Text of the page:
PESHAWAR, Pakistan—The fields stretched to the horizon beneath a mild winter sun. A stream ran through them, and somewhere off in the distance, behind a stand of apricot trees, smoke curled from the chimney of a mud-walled house. A narrow lane connected the house and the village life it evoked to the loud, modern asphalt highway skirting Peshawar. We stood alongside this highway, in one of the transport-company parking lots that have become the de facto boundary between Pakistan's ungoverned tribal belt and the city.
This wasn't always the boundary. The tribal lands don't officially start for another few milesbeyond the outer edge of the highway, and those lands haven't always been thick with insurgents. But a series of violent attacks in December on shipping containers bound for NATO troops in Afghanistan are just one sign that the boundary between militant-held land and government-controlled territory is creeping inward with astonishing speed. One night last month, hundreds of Taliban fighters armed with rocket launchers crouched behind the apricot trees, moved purposefully through the grass, and finally, crying, "God is great," they launched a barrage of heavy artillery at the concrete wall that separates the lot—where the NATO shipping containers were parked—from the countryside. The wall came down, fighters streamed through the opening, and more militants appeared on the highway.
"I was on duty, but when I saw such a large number of militants, I ran," said Mohammad Rehan, a 21-year-old night watchman. "If you fire at them, it just creates a problem for you."
Militants have launched six such attacks in Peshawar since the beginning of December, destroying some 300 Humvees and other military vehicles as well as supplies worth millions of dollars. While these raids have obvious consequences for international troops in Afghanistan, they also mark a new level of insecurity for Peshawar, a city of universities, kebab stands, and carpet dealers that has always had an edgy border-town vibe but that now seems increasingly vulnerable to a Taliban takeover. Mahmood Shah, a retired army brigadier who lives in Peshawar, estimated that, based on the scale of the attacks on NATO supplies, it would take the Taliban as little as 20 minutes to gain control of the city's key administrative offices and essentially conquer it.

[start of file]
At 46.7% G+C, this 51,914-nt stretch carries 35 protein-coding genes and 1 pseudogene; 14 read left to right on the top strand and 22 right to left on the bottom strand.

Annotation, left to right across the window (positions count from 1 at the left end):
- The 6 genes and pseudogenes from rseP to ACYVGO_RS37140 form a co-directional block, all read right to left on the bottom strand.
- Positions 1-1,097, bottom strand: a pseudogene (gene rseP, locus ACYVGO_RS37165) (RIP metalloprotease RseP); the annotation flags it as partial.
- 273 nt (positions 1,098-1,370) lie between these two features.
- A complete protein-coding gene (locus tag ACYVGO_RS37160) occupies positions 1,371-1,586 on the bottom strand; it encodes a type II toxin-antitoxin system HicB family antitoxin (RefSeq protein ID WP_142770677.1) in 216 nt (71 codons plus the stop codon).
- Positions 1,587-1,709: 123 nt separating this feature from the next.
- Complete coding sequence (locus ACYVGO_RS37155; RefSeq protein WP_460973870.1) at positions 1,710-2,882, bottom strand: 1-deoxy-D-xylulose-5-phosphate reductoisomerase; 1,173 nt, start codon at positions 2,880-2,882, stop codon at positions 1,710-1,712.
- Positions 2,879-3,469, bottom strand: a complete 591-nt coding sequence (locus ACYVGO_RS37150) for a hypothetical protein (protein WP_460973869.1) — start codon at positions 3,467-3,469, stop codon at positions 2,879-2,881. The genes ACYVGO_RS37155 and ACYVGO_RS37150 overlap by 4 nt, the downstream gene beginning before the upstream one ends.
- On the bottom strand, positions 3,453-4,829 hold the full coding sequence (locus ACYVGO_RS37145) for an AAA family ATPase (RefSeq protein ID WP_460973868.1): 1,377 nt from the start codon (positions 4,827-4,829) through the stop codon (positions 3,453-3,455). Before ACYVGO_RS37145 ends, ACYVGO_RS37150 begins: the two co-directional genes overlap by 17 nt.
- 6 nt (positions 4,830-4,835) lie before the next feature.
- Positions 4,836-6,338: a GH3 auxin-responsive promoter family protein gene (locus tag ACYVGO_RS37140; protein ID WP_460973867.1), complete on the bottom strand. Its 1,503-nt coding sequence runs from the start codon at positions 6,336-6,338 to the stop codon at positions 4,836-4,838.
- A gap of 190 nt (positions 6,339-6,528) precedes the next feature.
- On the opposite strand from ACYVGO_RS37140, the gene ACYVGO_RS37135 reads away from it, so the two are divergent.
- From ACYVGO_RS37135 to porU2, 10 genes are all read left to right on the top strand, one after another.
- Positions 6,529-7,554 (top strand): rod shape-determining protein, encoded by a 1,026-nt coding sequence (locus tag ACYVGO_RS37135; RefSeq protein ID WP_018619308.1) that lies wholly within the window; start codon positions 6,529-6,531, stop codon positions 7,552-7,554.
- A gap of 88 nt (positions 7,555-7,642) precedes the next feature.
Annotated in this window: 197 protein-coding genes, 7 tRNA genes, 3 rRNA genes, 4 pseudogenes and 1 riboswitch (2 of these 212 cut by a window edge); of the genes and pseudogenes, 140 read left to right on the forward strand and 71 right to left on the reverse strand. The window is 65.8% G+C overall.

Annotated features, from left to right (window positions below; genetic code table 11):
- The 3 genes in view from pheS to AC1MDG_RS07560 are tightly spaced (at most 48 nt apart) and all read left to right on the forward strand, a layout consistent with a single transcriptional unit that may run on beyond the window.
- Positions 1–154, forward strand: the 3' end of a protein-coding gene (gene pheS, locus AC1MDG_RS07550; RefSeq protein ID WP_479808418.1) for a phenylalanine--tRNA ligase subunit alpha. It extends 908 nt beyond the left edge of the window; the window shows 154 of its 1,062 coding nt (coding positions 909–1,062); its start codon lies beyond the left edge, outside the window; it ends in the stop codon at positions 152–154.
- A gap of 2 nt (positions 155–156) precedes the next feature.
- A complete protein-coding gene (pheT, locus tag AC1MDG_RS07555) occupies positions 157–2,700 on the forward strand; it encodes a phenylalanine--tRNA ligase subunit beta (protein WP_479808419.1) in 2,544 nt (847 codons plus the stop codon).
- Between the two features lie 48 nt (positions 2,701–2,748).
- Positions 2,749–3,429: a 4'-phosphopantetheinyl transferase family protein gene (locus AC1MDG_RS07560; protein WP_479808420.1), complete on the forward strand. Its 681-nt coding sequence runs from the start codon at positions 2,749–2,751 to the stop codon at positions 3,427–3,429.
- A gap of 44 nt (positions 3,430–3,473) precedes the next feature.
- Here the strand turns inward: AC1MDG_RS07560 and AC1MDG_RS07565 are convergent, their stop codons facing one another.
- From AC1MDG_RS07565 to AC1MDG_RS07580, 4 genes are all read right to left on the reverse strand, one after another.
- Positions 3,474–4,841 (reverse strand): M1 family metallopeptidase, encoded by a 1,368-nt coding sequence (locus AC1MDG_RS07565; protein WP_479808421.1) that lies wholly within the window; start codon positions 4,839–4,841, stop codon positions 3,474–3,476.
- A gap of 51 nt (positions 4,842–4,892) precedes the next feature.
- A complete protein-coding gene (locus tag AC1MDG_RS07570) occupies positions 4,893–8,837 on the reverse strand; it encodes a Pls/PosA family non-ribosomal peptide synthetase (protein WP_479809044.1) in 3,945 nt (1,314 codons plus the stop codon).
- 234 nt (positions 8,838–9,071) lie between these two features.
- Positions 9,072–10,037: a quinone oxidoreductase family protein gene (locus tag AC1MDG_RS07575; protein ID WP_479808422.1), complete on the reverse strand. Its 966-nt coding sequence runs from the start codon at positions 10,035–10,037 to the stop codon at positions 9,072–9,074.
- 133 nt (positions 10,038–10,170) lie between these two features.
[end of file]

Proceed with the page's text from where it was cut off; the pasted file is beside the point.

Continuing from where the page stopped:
"It's just a question of time," Shah said. "Either the government becomes serious, or if the Taliban do it, I'm sure they will be faced …with a civil war sort of condition, because the people are arming themselves quietly. So you will find that the people will start resisting, thinking that the government is doing nothing."
Suicide attacks in Peshawar killed nearly 100 in 2008 and injured more than 200. In November, a U.S. aid worker and his driver were shot dead, two journalists were wounded in another shooting, and an Iranian diplomat was kidnapped. A December car bombing near a Shiite shrine at a busy market killed at least 18 and wounded dozens. Before dawn on Dec. 22, masked men attacked three of the city's elite English-language schools, two for boys and one for girls, tossing petrol bombs into classrooms, burning buses, and wounding several staff.